Because tao can also negatively regulate FGFR signaling during development, we also tested whether mutations in btl and htl, the two FGFR receptor genes in Drosophila, could affect ethanol-induced locomotion (Fig. 1B). We tested two lethal P-element insertions in btl as heterozygotes, and one viable insertion as a homozygote, but found no effects on behavior (Fig. 6A). However, flies heterozygous for htld07110, a lethal P-element insertion in htl, showed reduced ethanol-induced locomotion (Fig. 6B,C), raising the possibility that htl could affect ethanol-induced behavior. htld07110 fails to complement the strong loss of function allele htlAB42 for lethality, indicating that it disrupts htl expression (data not shown). Consistent with this, RT-PCR analysis of RNA extracted from heads of htld07110/+ flies showed that levels of the htl RA transcript were reduced in comparison to controls (Fig. 6D-F). Interestingly, levels of the RC transcript were increased in the mutant, and as a result the total level of RA and RC expression was not significantly changed in the mutant. (Fig. 6E,F). Levels of the RB transcript and of the housekeeping gene RPL32 were also not significantly different between the mutant and the control (Fig. 6E,F). Because htld07110 is non-viable in combination with the loss-of-function allele htlAB42, these results suggest that the behavioral phenotype seen in htld07110/+ flies might arise specifically from a deficit in expression of the RA trasnscript. htld07110/+flies had a normal olfactory startle response and baseline locomotion (Fig. 6B,G), absorbed ethanol normally (Fig. 6H), and had normal gross brain morphology (data not shown) and mushroom body morphology (Fig. 6I).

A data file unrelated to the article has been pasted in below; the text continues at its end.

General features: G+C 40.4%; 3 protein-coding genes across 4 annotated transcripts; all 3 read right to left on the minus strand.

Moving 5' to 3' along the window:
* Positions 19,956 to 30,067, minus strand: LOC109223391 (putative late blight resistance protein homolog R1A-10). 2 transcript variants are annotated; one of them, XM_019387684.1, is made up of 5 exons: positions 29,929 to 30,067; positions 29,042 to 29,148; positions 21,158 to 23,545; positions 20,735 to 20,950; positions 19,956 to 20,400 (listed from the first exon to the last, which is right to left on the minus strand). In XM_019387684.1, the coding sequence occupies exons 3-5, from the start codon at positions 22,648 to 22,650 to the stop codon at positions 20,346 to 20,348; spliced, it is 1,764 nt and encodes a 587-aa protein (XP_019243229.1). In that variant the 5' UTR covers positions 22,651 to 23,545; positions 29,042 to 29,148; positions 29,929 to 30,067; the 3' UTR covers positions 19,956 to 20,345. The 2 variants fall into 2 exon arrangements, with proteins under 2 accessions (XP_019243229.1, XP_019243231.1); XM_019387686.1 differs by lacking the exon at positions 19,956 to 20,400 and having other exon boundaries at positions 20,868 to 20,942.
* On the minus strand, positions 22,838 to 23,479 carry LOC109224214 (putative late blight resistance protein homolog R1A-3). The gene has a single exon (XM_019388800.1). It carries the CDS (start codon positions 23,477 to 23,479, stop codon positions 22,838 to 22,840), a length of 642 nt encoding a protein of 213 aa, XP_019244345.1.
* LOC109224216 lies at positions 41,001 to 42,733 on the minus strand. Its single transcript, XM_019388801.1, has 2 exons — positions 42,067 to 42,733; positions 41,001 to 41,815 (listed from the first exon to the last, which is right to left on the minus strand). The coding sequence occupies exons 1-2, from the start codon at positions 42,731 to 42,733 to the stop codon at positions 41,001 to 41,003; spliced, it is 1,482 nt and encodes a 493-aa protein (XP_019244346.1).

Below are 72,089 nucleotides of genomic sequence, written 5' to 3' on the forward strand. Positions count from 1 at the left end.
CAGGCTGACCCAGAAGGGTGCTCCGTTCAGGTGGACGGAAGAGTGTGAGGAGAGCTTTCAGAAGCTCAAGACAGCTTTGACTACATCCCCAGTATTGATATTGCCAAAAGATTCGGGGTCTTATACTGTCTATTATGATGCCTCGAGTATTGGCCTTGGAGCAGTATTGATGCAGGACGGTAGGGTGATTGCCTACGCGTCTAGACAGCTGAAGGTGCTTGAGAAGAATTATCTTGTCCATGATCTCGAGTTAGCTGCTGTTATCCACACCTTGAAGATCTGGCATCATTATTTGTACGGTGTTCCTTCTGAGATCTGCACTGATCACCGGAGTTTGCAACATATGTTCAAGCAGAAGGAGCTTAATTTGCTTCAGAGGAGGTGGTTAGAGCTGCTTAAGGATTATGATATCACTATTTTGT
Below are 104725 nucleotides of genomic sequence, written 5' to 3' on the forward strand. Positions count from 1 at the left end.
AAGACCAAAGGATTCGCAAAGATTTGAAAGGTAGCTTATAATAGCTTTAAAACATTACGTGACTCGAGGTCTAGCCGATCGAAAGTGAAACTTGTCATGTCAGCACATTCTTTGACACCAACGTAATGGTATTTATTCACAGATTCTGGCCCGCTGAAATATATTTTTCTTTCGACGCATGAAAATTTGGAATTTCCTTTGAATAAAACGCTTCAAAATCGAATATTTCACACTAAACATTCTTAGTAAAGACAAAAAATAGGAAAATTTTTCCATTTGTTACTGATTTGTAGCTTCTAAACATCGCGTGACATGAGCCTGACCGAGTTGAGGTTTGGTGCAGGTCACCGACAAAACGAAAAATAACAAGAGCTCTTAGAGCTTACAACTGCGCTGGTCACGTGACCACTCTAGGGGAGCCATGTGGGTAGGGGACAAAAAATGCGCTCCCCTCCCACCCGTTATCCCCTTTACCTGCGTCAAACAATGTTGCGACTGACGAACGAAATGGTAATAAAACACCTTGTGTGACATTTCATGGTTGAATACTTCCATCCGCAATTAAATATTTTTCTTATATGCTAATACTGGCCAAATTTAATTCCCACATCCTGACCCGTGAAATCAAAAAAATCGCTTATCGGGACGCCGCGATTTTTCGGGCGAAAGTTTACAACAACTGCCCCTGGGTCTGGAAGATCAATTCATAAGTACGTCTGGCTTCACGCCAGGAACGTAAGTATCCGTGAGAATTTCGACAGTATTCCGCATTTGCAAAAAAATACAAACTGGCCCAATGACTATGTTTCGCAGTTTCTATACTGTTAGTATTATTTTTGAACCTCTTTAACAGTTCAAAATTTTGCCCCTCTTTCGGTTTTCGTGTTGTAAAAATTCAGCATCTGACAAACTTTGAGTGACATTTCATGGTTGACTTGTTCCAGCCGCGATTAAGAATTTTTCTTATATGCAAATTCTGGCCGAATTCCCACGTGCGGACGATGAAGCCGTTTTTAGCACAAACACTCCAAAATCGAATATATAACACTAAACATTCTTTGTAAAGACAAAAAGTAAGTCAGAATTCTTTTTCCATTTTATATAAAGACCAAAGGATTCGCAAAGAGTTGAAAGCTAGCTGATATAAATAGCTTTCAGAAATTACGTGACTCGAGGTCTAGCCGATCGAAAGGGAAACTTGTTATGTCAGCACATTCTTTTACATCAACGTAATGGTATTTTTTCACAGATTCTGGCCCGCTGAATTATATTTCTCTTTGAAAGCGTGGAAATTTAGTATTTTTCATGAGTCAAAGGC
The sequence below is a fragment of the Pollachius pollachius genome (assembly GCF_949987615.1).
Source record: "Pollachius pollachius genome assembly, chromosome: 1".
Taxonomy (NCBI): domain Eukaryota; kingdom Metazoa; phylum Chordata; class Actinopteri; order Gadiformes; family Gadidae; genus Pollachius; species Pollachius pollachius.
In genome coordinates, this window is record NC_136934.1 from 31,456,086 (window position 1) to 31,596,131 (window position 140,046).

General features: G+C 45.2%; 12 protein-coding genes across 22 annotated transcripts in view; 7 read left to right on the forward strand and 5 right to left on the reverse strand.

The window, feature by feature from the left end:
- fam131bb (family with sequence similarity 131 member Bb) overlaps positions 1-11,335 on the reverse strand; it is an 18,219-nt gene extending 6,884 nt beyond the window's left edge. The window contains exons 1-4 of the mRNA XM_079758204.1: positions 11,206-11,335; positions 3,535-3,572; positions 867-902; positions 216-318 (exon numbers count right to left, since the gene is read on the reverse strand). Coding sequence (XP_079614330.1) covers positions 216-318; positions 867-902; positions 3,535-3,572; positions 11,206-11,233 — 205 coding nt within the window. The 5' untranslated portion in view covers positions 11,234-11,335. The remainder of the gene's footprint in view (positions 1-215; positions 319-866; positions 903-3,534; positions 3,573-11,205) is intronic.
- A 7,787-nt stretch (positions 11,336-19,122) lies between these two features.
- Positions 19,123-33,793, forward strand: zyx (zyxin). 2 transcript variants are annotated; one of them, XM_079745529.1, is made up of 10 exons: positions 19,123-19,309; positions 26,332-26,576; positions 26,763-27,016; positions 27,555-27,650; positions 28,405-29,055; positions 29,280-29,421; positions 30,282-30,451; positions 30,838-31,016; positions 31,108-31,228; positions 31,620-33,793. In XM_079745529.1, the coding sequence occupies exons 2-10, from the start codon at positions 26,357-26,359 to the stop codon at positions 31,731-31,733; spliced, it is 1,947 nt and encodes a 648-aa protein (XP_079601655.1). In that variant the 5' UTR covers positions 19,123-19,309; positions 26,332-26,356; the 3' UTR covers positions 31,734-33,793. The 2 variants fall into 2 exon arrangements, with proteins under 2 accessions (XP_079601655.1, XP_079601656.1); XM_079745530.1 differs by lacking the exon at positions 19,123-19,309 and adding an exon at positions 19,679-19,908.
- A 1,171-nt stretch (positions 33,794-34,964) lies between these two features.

Figure 6. A mutation in the FGFR gene htl reduces ethanol-induced locomotion.

(A) Area-under-curve quantification of ethanol-induced locomotion for three lines with P-element insertions in the FGFR gene btl (f0286/+, EY01638, d11372/+) versus controls. (B) Ethanol-induced locomotion assay for htld07110/+, compared to controls. (C) Area-under-curve quantification of (B) **p<0.01 Student’s T-test. (D) Schematic of the transcripts produced by the htl gene, adapted from Flybase ( The locus produces three transcripts, RA, RB and RC. The d07110 line has an XP element inserted upstream of the start site for the RA and RC isoforms. (E) RT-PCR of htl transcripts. Total RNA was isolated from heads of armadillo-Gal4 (arm-Gal4), htld07110/+ and arm-Gal4; htld07110/+ flies. RT-PCR was performed with primers amplifying the RB transcript, or the RA and RC transcripts, and primers for a housekeeping gene control (RPL32). (F) Quantification of RT-PCR experiments. Levels of htl RA, RB and RC transcripts, and the combined level of RA and RC expression (RA+RC) as percent of expression in the armadillo-Gal4 control line. Error bars represent SEM. *p<0.05, **p<0.01, One-way ANOVA with Neuman-Keuls post-hoc test. n = 3. (G) Peak locomotion during ethanol-induced olfactory startle for mutant and control strains. (H) Ethanol absorption after 20 minutes for htld07110/+ flies compared to wild-type controls. (I) Anti-Fas II staining of wholemount brain from htld07110/+. Scale bar = 10 µM.